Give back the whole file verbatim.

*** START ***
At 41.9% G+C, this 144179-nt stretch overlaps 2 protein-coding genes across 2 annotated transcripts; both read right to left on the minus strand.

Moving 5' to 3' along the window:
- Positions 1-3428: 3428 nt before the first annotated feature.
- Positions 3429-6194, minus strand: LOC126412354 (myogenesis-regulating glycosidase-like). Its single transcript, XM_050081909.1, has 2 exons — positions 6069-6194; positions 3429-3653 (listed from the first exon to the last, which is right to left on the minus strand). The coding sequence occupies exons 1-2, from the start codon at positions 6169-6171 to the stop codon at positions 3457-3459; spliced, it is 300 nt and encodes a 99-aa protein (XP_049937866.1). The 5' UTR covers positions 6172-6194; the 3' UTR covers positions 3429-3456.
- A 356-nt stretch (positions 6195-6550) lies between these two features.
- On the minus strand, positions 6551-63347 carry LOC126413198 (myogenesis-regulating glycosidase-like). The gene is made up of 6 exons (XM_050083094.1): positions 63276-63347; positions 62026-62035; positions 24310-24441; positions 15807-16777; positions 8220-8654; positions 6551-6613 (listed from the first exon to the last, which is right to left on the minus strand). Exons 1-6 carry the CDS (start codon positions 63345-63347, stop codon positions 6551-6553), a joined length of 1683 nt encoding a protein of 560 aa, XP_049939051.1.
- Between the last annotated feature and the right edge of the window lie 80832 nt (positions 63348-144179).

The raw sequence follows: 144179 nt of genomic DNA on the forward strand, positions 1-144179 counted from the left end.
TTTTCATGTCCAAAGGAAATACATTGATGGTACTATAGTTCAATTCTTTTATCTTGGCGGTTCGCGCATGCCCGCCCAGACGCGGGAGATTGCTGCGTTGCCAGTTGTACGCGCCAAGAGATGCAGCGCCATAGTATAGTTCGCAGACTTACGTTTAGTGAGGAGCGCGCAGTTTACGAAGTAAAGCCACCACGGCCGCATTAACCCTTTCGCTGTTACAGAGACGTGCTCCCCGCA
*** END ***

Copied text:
At 41.9% G+C, this 144179-nt stretch overlaps 2 protein-coding genes across 2 annotated transcripts; both read right to left on the minus strand.

Moving 5' to 3' along the window:
- Positions 1-3428: 3428 nt before the first annotated feature.
- Positions 3429-6194, minus strand: LOC126412354 (myogenesis-regulating glycosidase-like). Its single transcript, XM_050081909.1, has 2 exons — positions 6069-6194; positions 3429-3653 (listed from the first exon to the last, which is right to left on the minus strand). The coding sequence occupies exons 1-2, from the start codon at positions 6169-6171 to the stop codon at positions 3457-3459; spliced, it is 300 nt and encodes a 99-aa protein (XP_049937866.1). The 5' UTR covers positions 6172-6194; the 3' UTR covers positions 3429-3456.
- A 356-nt stretch (positions 6195-6550) lies between these two features.
- On the minus strand, positions 6551-63347 carry LOC126413198 (myogenesis-regulating glycosidase-like). The gene is made up of 6 exons (XM_050083094.1): positions 63276-63347; positions 62026-62035; positions 24310-24441; positions 15807-16777; positions 8220-8654; positions 6551-6613 (listed from the first exon to the last, which is right to left on the minus strand). Exons 1-6 carry the CDS (start codon positions 63345-63347, stop codon positions 6551-6553), a joined length of 1683 nt encoding a protein of 560 aa, XP_049939051.1.
- Between the last annotated feature and the right edge of the window lie 80832 nt (positions 63348-144179).

The raw sequence follows: 144179 nt of genomic DNA on the forward strand, positions 1-144179 counted from the left end.
TTTTCATGTCCAAAGGAAATACATTGATGGTACTATAGTTCAATTCTTTTATCTTGGCGGTTCGCGCATGCCCGCCCAGACGCGGGAGATTGCTGCGTTGCCAGTTGTACGCGCCAAGAGATGCAGCGCCATAGTATAGTTCGCAGACTTACGTTTAGTGAGGAGCGCGCAGTTTACGAAGTAAAGCCACCACGGCCGCATTAACCCTTTCGCTGTTACAGAGACGTGCTCCCCGCA